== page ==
Press release: "Remotely close associations: Openness to experience and semantic memory structure"
Alexander Christensen and colleagues examined how openness to experience is related to semantic memory structure, using a verbal fluency task in a sample of 516 adults. Their findings show that individuals who showed high scores on a questionnaire measuring openness to experience, a personality trait dimension characterized by the enjoyment of novel experiences and ideas, generated a large number of and more unique responses to a verbal fluency task when compared to individuals with low scores. The study by Christensen and colleagues is published in the July/August issue of the European Journal of Personality.
In their study, Christensen and colleagues administered an animal verbal fluency to participants, in which they were asked to come up with as many animals as they could think of in one minute. Splitting the sample into high and low scorers on openness to experience, the researchers found that the high scoring group was able to think of more animals – and named more animals that individuals in the low on openness group did not name. Using a semantic network approach, in which words in memory are represented as nodes and edges signify the relations between them, they found that individuals high on openness had a more flexible and interconnected semantic network, which may explain why these individuals came up with more and more unique responses.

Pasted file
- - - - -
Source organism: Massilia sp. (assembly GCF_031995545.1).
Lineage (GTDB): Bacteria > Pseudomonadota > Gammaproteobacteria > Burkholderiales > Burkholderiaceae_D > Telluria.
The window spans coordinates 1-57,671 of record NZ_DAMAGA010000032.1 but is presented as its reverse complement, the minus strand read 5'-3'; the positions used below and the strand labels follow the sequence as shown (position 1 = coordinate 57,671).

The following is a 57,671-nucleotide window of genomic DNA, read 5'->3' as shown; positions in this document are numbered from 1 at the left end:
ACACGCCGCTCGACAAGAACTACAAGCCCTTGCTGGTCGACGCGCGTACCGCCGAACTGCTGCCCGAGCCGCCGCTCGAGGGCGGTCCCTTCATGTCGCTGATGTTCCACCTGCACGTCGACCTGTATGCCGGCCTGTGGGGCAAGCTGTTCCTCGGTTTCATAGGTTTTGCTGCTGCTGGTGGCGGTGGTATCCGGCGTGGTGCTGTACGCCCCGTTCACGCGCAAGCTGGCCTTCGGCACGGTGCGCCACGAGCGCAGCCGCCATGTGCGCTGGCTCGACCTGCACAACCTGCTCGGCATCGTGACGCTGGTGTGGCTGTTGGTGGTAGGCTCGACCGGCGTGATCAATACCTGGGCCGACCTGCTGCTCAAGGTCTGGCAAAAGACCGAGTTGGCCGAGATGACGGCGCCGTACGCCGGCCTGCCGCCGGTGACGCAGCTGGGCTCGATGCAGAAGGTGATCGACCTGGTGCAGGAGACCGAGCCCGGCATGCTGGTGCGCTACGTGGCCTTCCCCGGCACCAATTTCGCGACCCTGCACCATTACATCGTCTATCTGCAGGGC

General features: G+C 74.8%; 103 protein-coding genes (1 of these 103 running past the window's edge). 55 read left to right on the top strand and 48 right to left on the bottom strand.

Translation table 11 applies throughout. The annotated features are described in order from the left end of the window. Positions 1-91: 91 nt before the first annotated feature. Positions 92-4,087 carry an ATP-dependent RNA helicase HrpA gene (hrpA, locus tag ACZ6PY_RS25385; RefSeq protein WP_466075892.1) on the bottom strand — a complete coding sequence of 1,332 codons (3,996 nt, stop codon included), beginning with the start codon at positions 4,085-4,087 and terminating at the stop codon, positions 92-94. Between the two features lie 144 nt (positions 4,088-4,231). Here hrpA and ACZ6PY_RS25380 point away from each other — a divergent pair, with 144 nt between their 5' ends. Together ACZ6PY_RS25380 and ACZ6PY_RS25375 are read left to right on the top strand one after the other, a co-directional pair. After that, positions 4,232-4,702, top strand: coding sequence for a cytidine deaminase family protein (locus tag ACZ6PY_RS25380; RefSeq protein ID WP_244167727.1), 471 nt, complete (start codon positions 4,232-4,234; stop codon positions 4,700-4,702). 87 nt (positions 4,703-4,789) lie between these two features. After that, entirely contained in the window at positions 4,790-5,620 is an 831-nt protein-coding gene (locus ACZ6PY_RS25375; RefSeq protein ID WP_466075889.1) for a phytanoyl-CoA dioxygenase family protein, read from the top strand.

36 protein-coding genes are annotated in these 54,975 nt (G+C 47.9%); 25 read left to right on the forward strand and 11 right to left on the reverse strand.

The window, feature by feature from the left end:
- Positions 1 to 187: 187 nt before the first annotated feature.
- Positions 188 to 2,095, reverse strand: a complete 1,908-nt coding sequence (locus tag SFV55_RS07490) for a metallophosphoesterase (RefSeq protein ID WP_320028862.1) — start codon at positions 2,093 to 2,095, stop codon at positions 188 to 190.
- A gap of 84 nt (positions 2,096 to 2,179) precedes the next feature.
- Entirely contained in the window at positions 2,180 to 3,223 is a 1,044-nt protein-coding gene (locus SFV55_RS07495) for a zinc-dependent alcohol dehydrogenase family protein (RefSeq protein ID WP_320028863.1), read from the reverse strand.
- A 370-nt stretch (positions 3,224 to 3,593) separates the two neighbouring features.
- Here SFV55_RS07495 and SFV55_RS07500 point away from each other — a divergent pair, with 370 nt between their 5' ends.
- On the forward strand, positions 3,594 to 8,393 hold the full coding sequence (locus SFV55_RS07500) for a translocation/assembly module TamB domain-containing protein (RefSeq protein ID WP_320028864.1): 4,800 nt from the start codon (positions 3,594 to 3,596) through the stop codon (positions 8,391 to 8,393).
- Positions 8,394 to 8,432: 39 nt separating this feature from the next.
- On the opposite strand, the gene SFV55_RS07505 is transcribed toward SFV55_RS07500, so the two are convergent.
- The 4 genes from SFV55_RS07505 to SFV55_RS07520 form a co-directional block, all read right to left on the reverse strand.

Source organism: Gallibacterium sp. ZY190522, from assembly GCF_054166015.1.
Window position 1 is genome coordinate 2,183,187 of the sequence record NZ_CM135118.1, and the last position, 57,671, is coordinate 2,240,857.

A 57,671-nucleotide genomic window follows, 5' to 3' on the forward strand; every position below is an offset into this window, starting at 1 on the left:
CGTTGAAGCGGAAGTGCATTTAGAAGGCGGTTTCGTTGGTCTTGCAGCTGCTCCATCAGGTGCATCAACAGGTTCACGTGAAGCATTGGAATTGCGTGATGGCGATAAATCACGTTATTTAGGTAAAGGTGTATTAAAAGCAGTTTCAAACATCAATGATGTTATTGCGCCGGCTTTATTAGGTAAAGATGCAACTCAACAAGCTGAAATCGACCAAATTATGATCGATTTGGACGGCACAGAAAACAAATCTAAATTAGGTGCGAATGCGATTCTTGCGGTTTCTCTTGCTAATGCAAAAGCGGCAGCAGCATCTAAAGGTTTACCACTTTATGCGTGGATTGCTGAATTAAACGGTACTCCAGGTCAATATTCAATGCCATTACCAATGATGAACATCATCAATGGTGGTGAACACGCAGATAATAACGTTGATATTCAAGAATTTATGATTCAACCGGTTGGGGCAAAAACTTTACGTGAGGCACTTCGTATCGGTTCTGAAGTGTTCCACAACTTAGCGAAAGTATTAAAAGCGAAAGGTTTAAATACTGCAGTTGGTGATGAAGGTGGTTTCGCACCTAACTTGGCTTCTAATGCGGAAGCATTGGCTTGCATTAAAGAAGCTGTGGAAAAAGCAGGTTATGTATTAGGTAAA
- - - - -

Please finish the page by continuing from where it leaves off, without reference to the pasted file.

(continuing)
Christensen stated in an interview with the European Journal of Personality’s blog that, “In a nutshell, I think we provide some evidence for open people being able to grab on to more distant and remote knowledge. In day-to-day life, they might know a little bit more and may remember some unique facts whereas other people may not. One of the driving forces here I think is curiosity; some other people may simply not be as curious to learn that information, so they would never get to those unique knowledge points. As a result of that curiosity, the breadth and depth of knowledge in open people might be a little bit deeper.”
Correspondence about this study may be addressed to the lead author, Alexander Christensen, Department of Psychology, University of North Carolina at Greensboro, PO Box 26170, Greensboro, NC, USA. Alexander Christensen can be contacted via email at firstname.lastname@example.org. The article can be accessed here.
Click here for the interview with Alexander Christensen.